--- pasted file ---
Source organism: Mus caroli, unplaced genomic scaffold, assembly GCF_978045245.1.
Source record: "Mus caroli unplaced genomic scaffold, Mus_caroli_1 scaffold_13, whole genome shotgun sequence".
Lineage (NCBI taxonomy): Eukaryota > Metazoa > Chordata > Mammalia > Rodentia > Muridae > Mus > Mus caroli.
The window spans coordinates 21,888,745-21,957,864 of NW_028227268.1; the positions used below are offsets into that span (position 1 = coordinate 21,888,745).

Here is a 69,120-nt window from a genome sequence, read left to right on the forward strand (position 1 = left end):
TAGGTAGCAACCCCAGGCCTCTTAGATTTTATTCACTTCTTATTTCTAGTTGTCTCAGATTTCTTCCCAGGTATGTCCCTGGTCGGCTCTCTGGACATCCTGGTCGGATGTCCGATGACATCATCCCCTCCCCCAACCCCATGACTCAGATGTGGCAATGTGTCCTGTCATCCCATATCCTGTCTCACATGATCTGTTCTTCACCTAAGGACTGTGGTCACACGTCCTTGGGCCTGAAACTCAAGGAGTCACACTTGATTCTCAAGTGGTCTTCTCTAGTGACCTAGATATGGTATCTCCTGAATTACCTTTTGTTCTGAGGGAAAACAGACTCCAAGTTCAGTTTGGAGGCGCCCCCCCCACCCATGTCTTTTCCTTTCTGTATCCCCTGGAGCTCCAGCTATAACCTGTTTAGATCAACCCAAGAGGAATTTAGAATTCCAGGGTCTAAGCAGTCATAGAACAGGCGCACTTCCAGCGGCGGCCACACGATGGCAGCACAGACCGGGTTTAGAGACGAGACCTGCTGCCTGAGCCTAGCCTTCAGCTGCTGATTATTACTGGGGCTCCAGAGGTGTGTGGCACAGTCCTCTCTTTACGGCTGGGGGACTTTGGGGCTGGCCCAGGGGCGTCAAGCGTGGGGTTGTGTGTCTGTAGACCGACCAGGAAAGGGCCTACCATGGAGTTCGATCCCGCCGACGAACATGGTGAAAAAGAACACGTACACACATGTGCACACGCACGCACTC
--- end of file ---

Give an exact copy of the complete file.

Source organism: Mus caroli, unplaced genomic scaffold, assembly GCF_978045245.1.
Source record: "Mus caroli unplaced genomic scaffold, Mus_caroli_1 scaffold_13, whole genome shotgun sequence".
Lineage (NCBI taxonomy): Eukaryota > Metazoa > Chordata > Mammalia > Rodentia > Muridae > Mus > Mus caroli.
The window spans coordinates 21,888,745-21,957,864 of NW_028227268.1; the positions used below are offsets into that span (position 1 = coordinate 21,888,745).

Here is a 69,120-nt window from a genome sequence, read left to right on the forward strand (position 1 = left end):
TAGGTAGCAACCCCAGGCCTCTTAGATTTTATTCACTTCTTATTTCTAGTTGTCTCAGATTTCTTCCCAGGTATGTCCCTGGTCGGCTCTCTGGACATCCTGGTCGGATGTCCGATGACATCATCCCCTCCCCCAACCCCATGACTCAGATGTGGCAATGTGTCCTGTCATCCCATATCCTGTCTCACATGATCTGTTCTTCACCTAAGGACTGTGGTCACACGTCCTTGGGCCTGAAACTCAAGGAGTCACACTTGATTCTCAAGTGGTCTTCTCTAGTGACCTAGATATGGTATCTCCTGAATTACCTTTTGTTCTGAGGGAAAACAGACTCCAAGTTCAGTTTGGAGGCGCCCCCCCCACCCATGTCTTTTCCTTTCTGTATCCCCTGGAGCTCCAGCTATAACCTGTTTAGATCAACCCAAGAGGAATTTAGAATTCCAGGGTCTAAGCAGTCATAGAACAGGCGCACTTCCAGCGGCGGCCACACGATGGCAGCACAGACCGGGTTTAGAGACGAGACCTGCTGCCTGAGCCTAGCCTTCAGCTGCTGATTATTACTGGGGCTCCAGAGGTGTGTGGCACAGTCCTCTCTTTACGGCTGGGGGACTTTGGGGCTGGCCCAGGGGCGTCAAGCGTGGGGTTGTGTGTCTGTAGACCGACCAGGAAAGGGCCTACCATGGAGTTCGATCCCGCCGACGAACATGGTGAAAAAGAACACGTACACACATGTGCACACGCACGCACTC